High11,96040.6214818.0981282.0 10,75737.5319429.7756370.3
Stress status <0.0001 <0.0001
High930531.6376440.5554159.5 14,16649.4718850.7697849.3
Low20,17668.4222811.017,94889.0 14,53550.6240116.512,13483.5
a The places where adolescents experienced secondhand smoke exposure.
Table 2. Factors associated with depressive symptoms.
Table 2. Factors associated with depressive symptoms.
VariablesDepressive Symptoms
aOR95% CIaOR95% CI
SHSE locations a
Both1.61 *(1.44–1.80)1.72 *(1.54–1.91)
School1.53 *(1.39–1.67)1.36 *(1.25–1.48)
Home1.23 *(1.12–1.35)1.30 *(1.20–1.40)
None1.00 1.00
Age (years)
130.96 1.05(0.93–1.18)
171.17(0.96–1.44)1.20 *(1.01–1.43)
Middle school 1st–3rd1.34 *(1.16–1.56)1.37 *(1.20–1.56)
High school 1st–3rd1.00 1.00
Living status
Living with family1.00 1.00
Living away from family0.84(0.74–0.95)0.91(0.80–1.02)
Perceived economic status
Low1.21 *(1.10–1.33)1.22 *(1.12–1.33)
High1.00 1.00
Smoking status
Never1.00 1.00
Ex-smoker1.14 *(1.03–1.25)1.23 *(1.08–1.40)
Current smoker1.33 *(1.19–1.50)1.26 *(1.08–1.48)
Family smoking status
None1.00 1.00
Friends’ smoking status
None1.00 1.00
Some1.36 *(1.26–1.46)1.40 *(1.31–1.49)
Most/All1.55 *(1.37–1.75)1.60 *(1.38–1.85)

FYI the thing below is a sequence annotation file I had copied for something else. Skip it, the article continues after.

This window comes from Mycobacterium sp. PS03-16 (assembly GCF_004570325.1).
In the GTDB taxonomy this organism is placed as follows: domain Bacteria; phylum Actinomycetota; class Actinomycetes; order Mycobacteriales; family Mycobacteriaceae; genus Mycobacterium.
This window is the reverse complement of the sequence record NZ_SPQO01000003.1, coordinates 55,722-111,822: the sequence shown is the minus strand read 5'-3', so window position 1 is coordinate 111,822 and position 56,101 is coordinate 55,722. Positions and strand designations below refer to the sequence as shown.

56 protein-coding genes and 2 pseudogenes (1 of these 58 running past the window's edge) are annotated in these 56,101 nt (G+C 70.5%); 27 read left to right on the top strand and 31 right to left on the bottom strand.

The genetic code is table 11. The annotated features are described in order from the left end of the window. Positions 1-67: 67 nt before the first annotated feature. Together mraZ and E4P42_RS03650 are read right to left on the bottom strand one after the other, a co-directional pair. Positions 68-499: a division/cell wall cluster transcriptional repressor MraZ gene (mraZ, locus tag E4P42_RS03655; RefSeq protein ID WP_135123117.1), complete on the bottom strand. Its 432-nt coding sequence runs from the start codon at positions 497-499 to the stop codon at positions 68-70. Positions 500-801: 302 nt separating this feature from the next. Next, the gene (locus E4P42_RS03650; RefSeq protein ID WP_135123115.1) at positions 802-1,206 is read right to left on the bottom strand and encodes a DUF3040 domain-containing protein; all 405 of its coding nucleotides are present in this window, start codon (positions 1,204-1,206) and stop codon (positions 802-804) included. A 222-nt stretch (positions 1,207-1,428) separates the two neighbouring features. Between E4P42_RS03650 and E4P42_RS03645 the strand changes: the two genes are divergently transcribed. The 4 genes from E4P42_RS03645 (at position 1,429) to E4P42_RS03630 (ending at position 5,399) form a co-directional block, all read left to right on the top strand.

Experience drinking alcohol
Yes1.44 *(1.34–1.54)1.43 *(1.35–1.52)
No1.00 1.00
Physical activity/week (hours)
5–71.00 1.00
Academic score
Low1.21 *(1.12–1.30)1.28 *(1.20–1.37)
Middle1.08 *(1.00–1.16)1.09 *(1.02–1.16)
High1.00 1.00
Stress status
High5.14 *(4.84–5.47)4.82 *(4.56–5.10)
Low1.00 1.00
aOR: adjusted ORs; CI: confidence intervals; *: statistically significant. a The places where adolescents experienced secondhand smoke exposure.
Table 3. Subgroup analysis according to depressive symptoms.
Table 3. Subgroup analysis according to depressive symptoms.
VariablesDepressive Symptoms
SHSE Locations a
aORaOR95% CIaOR95% CIaOR95% CI
Smoking status
Never1.001.56 * (1.35–1.80)1.63 * (1.47–1.82)1.23 * (1.11–1.37)
Ex-smoker1.001.32 (0.99–1.77)1.43 * (1.12–1.82)1.30 * (1.02–1.64)
Current smoker1.001.73 * (1.35–2.22)1.20 (0.94–1.54)1.09 (0.82–1.43)
Living status
Living with family1.001.61 * (1.43–1.81)1.55 * (1.41–1.70)1.23 * (1.12–1.36)
Living away from family1.001.45 (0.98–2.14)1.24 (0.85–1.81)1.21 (0.83–1.78)
Perceived economic status
Low1.001.49 * (1.15–1.93)1.47 * (1.18–1.84)1.06 (0.85–1.32)
Middle1.001.66 * (1.40–1.97)1.56 * (1.35–1.80)1.31 * (1.14–1.50)
High1.001.61 * (1.35–1.93)1.51 * (1.31–1.74)1.24 * (1.07–1.43)
Smoking status
Never1.001.73 * (1.54–1.94)1.38 * (1.26–1.51)1.28 * (1.18–1.39)
Ex-smoker1.001.78 * (1.18–2.69)1.32 (0.91–1.93)1.33 (0.96–1.84)
Current smoker1.001.47 * (1.00–2.17)1.00 (0.67–1.48)1.53 * (1.03–2.28)
Living status
Living with family1.001.77 * (1.59–1.98)1.36 * (1.25–1.48)1.31 * (1.21–1.42)
Living away from family1.001.04 (0.68–1.59)1.29 (0.91–1.83)1.06 (0.73–1.54)
Perceived economic status
Low1.001.64 * (1.29–2.08)1.49 * (1.21–1.83)1.13 (0.94–1.35)
Middle1.001.68 * (1.44–1.97)1.33 * (1.17–1.50)1.27 * (1.14–1.42)
High1.001.81 * (1.50–2.19)1.34 * (1.17–1.54)1.47 * (1.28–1.69)
aOR: adjusted ORs; CI: confidence intervals; *: statistically significant. a The locations where adolescents experienced secondhand smoke exposure.